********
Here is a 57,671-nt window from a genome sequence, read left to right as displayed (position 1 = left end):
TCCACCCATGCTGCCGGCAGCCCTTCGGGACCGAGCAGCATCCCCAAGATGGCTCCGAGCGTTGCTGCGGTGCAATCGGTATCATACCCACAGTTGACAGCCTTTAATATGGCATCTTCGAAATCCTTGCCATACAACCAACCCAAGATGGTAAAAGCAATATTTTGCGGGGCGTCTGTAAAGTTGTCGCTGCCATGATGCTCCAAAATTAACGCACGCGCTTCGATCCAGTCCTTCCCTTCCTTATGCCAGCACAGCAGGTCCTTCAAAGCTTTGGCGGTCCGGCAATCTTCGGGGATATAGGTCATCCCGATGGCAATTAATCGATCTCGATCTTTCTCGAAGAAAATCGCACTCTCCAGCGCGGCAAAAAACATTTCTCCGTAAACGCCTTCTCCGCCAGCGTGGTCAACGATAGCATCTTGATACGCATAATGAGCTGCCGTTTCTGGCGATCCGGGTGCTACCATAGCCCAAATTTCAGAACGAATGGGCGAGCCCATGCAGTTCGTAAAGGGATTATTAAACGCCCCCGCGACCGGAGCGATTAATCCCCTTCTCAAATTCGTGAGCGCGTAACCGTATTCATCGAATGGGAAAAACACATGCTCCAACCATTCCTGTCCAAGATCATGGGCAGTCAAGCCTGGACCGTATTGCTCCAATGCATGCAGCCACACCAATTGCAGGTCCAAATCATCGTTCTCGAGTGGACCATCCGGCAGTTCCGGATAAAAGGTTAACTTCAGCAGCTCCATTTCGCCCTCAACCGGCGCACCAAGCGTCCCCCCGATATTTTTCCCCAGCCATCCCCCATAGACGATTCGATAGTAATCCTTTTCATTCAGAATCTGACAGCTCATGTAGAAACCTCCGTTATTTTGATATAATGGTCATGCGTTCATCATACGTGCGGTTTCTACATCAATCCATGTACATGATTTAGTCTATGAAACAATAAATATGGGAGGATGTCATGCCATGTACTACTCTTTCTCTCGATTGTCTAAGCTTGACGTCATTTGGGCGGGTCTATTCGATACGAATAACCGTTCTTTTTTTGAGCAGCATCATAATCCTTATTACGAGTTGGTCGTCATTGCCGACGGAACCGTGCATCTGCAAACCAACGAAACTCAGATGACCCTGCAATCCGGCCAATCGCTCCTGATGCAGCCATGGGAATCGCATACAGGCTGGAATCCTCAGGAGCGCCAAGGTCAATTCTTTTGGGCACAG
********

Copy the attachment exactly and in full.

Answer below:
Here is a 57,671-nt window from a genome sequence, read left to right as displayed (position 1 = left end):
TCCACCCATGCTGCCGGCAGCCCTTCGGGACCGAGCAGCATCCCCAAGATGGCTCCGAGCGTTGCTGCGGTGCAATCGGTATCATACCCACAGTTGACAGCCTTTAATATGGCATCTTCGAAATCCTTGCCATACAACCAACCCAAGATGGTAAAAGCAATATTTTGCGGGGCGTCTGTAAAGTTGTCGCTGCCATGATGCTCCAAAATTAACGCACGCGCTTCGATCCAGTCCTTCCCTTCCTTATGCCAGCACAGCAGGTCCTTCAAAGCTTTGGCGGTCCGGCAATCTTCGGGGATATAGGTCATCCCGATGGCAATTAATCGATCTCGATCTTTCTCGAAGAAAATCGCACTCTCCAGCGCGGCAAAAAACATTTCTCCGTAAACGCCTTCTCCGCCAGCGTGGTCAACGATAGCATCTTGATACGCATAATGAGCTGCCGTTTCTGGCGATCCGGGTGCTACCATAGCCCAAATTTCAGAACGAATGGGCGAGCCCATGCAGTTCGTAAAGGGATTATTAAACGCCCCCGCGACCGGAGCGATTAATCCCCTTCTCAAATTCGTGAGCGCGTAACCGTATTCATCGAATGGGAAAAACACATGCTCCAACCATTCCTGTCCAAGATCATGGGCAGTCAAGCCTGGACCGTATTGCTCCAATGCATGCAGCCACACCAATTGCAGGTCCAAATCATCGTTCTCGAGTGGACCATCCGGCAGTTCCGGATAAAAGGTTAACTTCAGCAGCTCCATTTCGCCCTCAACCGGCGCACCAAGCGTCCCCCCGATATTTTTCCCCAGCCATCCCCCATAGACGATTCGATAGTAATCCTTTTCATTCAGAATCTGACAGCTCATGTAGAAACCTCCGTTATTTTGATATAATGGTCATGCGTTCATCATACGTGCGGTTTCTACATCAATCCATGTACATGATTTAGTCTATGAAACAATAAATATGGGAGGATGTCATGCCATGTACTACTCTTTCTCTCGATTGTCTAAGCTTGACGTCATTTGGGCGGGTCTATTCGATACGAATAACCGTTCTTTTTTTGAGCAGCATCATAATCCTTATTACGAGTTGGTCGTCATTGCCGACGGAACCGTGCATCTGCAAACCAACGAAACTCAGATGACCCTGCAATCCGGCCAATCGCTCCTGATGCAGCCATGGGAATCGCATACAGGCTGGAATCCTCAGGAGCGCCAAGGTCAATTCTTTTGGGCACAG